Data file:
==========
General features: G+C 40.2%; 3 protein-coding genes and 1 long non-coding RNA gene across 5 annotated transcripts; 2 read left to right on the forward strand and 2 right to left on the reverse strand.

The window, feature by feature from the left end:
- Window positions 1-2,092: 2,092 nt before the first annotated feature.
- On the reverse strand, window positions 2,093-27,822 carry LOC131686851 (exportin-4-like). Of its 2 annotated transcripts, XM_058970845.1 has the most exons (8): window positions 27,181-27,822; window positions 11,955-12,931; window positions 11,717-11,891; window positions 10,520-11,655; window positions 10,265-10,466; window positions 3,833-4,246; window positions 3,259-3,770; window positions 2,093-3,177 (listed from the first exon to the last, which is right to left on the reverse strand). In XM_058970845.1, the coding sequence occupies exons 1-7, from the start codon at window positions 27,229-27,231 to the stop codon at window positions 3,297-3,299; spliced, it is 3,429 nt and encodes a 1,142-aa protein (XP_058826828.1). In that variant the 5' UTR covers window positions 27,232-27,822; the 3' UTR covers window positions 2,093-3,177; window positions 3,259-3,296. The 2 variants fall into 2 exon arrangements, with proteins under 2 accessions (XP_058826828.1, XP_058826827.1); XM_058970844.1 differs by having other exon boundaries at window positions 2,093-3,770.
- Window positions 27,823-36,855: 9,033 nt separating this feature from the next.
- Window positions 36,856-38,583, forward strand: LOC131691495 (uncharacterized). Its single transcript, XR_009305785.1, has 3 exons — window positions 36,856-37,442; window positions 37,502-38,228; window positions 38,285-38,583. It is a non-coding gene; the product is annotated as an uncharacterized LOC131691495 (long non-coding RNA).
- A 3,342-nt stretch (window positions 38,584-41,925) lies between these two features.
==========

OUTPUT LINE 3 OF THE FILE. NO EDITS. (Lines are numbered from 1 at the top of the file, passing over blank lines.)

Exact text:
- Window positions 1-2,092: 2,092 nt before the first annotated feature.